Tag Archives: Teton Crest Trail
Hearing the thunderous roar and walking through the rain of mist coming from some of North America’s biggest and most iconic waterfalls in Yosemite Valley. Seeing mountain goats, bighorn sheep, and one (fortunately unaggressive) sow grizzly bear with cubs in Glacier National Park—as well as incredible mountain scenery almost every step of the way. Backpacking through a landscape of multi-colored canyon walls and wildly sculpted sandstone monoliths in Zion National Park. Paddling a sea kayak past seals in Alaska’s Glacier Bay, while watching a mile-wide glacier with a snout 200 feet tall explosively calve bus-size chunks of itself into the sea. And backpacking through vast fields of wildflowers below jagged peaks on one of the country’s premier multi-day hikes, the Teton Crest Trail. Continue reading →
I often get asked, “What’s your favorite trip?” And I can’t answer that one. To pick just one from all the amazing adventures I’ve had the good fortune to take feels impossible to me. But I tried really hard and pared the list down to 10 all-time favorites (so far).
So as you’re thinking about what great adventures to take in 2013, consider the following admittedly subjective personal picks, chosen from scores of backpacking, dayhiking, paddling, trekking, and other trips I’ve taken, domestically and internationally, over the past couple of decades as an outdoor writer. Continue reading →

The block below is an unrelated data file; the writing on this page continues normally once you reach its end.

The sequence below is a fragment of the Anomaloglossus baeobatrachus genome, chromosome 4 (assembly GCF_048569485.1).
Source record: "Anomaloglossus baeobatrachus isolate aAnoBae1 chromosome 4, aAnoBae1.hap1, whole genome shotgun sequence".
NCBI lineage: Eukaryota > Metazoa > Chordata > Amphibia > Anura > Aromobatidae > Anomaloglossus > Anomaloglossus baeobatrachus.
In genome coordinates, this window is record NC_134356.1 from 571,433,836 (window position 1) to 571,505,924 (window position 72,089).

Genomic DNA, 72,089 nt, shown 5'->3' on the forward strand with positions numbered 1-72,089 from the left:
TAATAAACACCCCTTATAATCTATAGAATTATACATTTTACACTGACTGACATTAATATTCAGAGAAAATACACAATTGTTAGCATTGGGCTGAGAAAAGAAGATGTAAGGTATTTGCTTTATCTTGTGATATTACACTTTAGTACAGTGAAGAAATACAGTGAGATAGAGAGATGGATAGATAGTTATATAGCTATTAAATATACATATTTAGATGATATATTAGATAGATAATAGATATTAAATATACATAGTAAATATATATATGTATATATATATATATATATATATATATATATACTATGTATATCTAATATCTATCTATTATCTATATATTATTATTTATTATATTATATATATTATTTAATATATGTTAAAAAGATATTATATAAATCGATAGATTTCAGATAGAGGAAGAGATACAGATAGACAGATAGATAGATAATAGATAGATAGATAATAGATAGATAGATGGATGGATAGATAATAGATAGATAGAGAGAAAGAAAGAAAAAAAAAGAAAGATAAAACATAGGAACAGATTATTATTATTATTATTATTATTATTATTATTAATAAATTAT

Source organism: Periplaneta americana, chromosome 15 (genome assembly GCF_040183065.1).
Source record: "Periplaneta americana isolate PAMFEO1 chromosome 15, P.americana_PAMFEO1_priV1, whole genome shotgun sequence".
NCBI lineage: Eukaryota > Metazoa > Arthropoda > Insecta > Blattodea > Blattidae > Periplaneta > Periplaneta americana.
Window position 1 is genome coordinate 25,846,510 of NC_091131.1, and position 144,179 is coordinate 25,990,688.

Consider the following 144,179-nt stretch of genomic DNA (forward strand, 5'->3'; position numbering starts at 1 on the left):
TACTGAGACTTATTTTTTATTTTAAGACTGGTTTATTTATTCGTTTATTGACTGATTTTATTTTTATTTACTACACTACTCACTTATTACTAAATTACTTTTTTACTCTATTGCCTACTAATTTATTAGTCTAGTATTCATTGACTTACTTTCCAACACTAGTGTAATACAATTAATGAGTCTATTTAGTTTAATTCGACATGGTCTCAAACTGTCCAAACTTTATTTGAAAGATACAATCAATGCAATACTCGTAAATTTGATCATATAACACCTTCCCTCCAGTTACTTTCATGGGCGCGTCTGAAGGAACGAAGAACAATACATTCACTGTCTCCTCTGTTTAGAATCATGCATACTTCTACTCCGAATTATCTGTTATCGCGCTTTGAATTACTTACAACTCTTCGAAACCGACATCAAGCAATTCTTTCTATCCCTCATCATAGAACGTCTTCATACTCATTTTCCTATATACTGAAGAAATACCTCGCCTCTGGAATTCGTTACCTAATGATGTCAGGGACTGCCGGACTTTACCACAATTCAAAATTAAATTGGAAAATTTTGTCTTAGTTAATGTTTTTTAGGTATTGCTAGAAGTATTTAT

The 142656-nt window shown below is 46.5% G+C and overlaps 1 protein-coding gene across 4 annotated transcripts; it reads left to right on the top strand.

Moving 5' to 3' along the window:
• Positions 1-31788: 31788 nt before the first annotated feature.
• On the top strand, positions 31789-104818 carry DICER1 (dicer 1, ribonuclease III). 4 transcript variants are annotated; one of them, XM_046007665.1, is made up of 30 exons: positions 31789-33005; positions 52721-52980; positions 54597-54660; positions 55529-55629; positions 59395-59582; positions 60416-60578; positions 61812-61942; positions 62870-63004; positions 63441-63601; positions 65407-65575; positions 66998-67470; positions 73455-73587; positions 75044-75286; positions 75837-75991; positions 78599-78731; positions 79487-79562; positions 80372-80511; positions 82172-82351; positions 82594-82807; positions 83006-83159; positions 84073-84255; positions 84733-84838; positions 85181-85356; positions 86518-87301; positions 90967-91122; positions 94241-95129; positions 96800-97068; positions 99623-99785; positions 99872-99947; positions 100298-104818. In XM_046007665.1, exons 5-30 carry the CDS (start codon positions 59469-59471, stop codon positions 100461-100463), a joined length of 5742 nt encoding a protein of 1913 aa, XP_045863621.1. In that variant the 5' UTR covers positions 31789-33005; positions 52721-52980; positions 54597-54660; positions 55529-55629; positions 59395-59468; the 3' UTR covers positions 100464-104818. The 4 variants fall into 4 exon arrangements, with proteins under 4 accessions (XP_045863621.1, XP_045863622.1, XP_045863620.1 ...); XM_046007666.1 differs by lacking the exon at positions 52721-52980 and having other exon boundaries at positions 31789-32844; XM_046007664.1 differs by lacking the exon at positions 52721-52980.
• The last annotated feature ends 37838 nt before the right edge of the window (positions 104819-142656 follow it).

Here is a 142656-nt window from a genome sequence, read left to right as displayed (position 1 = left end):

The moose cow and her calf block the trail, staring back at us with expressions that I swear look like confusion over what to do. So the feeling is mutual. They were coming down, we were going up, and now none of us are moving. With steep, rocky, wooded terrain on either side, we backpack-carrying humans aren’t interested in an off-trail detour. The moose don’t seem enthusiastic about that option at the moment, either.
We appear to be at a standoff. Continue reading →
That first full day was a hard one.
We had hiked less than an hour into the backcountry of Grand Teton National Park the night before, camping in the dense forest surrounding Phelps Lake, where we saw mule deer grazing at dusk and the wind howled through the dark night. In the morning, probably tired from the long previous day of traveling to Jackson, we got a slow start under packs heavy with too much old, oversize gear. The sun starts baking the open lower section of the Death Canyon Trail by mid-morning; so our gorgeous hike beneath soaring granite cliffs and along a roaring cascade quickly also became a hot, dusty climb. Continue reading →